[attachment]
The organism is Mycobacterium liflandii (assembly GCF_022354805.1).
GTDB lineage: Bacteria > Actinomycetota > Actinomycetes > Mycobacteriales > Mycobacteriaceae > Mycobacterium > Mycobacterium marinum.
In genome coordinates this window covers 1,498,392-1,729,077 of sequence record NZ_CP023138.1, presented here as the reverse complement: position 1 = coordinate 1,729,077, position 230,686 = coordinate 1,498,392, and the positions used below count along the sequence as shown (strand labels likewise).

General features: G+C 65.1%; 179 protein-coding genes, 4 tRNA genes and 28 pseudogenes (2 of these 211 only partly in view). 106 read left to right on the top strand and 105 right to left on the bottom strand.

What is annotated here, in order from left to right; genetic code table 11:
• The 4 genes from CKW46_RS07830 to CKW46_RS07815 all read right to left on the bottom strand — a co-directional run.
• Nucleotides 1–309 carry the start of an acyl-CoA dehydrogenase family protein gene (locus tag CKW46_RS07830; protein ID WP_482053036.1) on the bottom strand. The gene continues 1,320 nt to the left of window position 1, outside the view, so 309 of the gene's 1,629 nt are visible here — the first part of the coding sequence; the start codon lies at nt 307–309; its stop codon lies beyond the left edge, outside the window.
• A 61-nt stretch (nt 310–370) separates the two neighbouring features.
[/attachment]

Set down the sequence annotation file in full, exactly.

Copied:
The organism is Mycobacterium liflandii (assembly GCF_022354805.1).
GTDB lineage: Bacteria > Actinomycetota > Actinomycetes > Mycobacteriales > Mycobacteriaceae > Mycobacterium > Mycobacterium marinum.
In genome coordinates this window covers 1,498,392-1,729,077 of sequence record NZ_CP023138.1, presented here as the reverse complement: position 1 = coordinate 1,729,077, position 230,686 = coordinate 1,498,392, and the positions used below count along the sequence as shown (strand labels likewise).

General features: G+C 65.1%; 179 protein-coding genes, 4 tRNA genes and 28 pseudogenes (2 of these 211 only partly in view). 106 read left to right on the top strand and 105 right to left on the bottom strand.

What is annotated here, in order from left to right; genetic code table 11:
• The 4 genes from CKW46_RS07830 to CKW46_RS07815 all read right to left on the bottom strand — a co-directional run.
• Nucleotides 1–309 carry the start of an acyl-CoA dehydrogenase family protein gene (locus tag CKW46_RS07830; protein ID WP_482053036.1) on the bottom strand. The gene continues 1,320 nt to the left of window position 1, outside the view, so 309 of the gene's 1,629 nt are visible here — the first part of the coding sequence; the start codon lies at nt 307–309; its stop codon lies beyond the left edge, outside the window.
• A 61-nt stretch (nt 310–370) separates the two neighbouring features.